House fire displaces four

Flames shoot from a home in North East on Friday morning, as volunteer firefighters battle the blaze. The fire displaced three adults and one child who lived there and caused about $400,000 in damage, fire officials reported.

House fire displaces four

NORTH EAST — A blaze destroyed a home in North East on Friday morning, displacing four people and causing approximately $400,000 in damage, according to the Maryland Office of the State Fire Marshal.

One of the residents called 911 at 6:35 a.m., after the occupants discovered fire inside their home in the unit block of Valley Forge Drive, fire officials reported.

“The occupants discovered the fire and attempted to extinguish it with a portable fire extinguisher. The fire rapidly spread beyond their control and they exited the home,” an MOSFM spokesman said, adding that no one was injured during the incident.

The American Red Cross is assisting the displaced residents — three adults and one child, according to fire officials.

Approximately 40 firefighters with area volunteer fire companies battled the blaze for about 40 minutes before bringing it under control, fire officials said. North East Volunteer Fire Co. served as the on-scene command unit, fire officials added.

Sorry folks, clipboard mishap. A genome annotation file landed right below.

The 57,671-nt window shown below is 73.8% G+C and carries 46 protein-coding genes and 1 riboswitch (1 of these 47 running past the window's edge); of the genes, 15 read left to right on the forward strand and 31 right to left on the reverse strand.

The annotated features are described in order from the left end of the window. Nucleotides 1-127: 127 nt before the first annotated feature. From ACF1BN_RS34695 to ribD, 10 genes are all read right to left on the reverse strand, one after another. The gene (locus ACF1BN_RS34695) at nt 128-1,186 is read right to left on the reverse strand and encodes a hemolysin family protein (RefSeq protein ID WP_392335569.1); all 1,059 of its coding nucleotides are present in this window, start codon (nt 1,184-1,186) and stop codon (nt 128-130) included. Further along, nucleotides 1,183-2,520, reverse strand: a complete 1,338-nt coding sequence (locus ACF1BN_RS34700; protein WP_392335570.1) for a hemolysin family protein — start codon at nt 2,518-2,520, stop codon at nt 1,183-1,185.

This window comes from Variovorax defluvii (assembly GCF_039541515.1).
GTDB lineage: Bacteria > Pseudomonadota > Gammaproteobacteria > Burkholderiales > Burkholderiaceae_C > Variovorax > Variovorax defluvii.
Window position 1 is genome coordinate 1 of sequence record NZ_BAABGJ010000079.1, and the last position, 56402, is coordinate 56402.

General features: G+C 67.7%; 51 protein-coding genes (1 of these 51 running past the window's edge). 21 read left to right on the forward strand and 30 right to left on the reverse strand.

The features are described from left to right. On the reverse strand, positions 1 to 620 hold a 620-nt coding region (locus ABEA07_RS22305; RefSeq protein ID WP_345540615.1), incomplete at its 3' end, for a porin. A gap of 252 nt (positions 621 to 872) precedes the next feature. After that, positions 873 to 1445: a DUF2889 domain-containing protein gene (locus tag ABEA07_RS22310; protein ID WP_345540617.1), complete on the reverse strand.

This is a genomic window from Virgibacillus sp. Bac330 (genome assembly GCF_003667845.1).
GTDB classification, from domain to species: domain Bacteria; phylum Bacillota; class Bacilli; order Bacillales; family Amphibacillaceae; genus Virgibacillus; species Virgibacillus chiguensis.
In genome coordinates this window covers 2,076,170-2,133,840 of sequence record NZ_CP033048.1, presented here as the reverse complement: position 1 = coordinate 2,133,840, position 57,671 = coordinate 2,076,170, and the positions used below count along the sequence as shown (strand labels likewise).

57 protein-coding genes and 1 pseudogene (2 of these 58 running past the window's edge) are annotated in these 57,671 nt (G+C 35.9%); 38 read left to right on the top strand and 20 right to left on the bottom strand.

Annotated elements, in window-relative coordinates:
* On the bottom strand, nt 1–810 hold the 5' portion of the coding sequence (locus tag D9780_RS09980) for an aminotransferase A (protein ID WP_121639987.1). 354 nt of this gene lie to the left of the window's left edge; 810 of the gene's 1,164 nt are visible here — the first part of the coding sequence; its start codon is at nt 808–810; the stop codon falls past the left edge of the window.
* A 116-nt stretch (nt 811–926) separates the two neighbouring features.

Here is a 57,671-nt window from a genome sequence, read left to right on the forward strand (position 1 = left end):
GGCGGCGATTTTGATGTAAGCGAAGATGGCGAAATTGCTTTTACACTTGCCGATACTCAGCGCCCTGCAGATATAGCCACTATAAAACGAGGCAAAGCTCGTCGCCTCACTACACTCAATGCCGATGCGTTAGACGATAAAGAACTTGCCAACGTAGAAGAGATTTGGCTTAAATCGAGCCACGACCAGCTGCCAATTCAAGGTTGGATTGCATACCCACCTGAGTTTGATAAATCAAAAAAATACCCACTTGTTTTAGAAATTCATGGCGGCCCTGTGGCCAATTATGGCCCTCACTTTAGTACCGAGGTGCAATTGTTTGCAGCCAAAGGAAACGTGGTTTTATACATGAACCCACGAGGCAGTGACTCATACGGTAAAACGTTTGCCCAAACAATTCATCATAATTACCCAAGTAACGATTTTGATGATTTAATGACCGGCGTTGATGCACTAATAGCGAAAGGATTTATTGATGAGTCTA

The blaze caused an estimated $250,000 in damage to the one-story house, and it destroyed approximately $150,000 in belongings that were inside the home, according to fire officials.

MOSFM investigators determined that the blaze started inside the master bedroom, fire officials said. They concluded that “combustibles coming into contact with a space heater” caused the fire, which investigators classified as accidental, fire officials added.

Fire officials further reported that, while smoke detectors were present inside the home, they lacked batteries because they had been removed at some point.

In the wake of the Valley Forge Drive house fire, fire officials issued the following advice:

The Office of the State Fire Marshal reminds citizens to have and check smoke alarms every month. If your smoke alarm is more than 10 years old, replace it with a 10-year, sealed, tamper proof smoke alarm. Keep clothing and combustibles away from space heaters and have an escape plan in case of a fire.

Maryland State Fire Marshal Brian S. Geraci commented, “Working smoke alarms are critical to preventing serious injuries and death in the case of a house fire. It only takes a couple of extra minutes to push the test button on a smoke alarm or CO alarm to ensure it’s working. That extra minute or two could save your life one day.”

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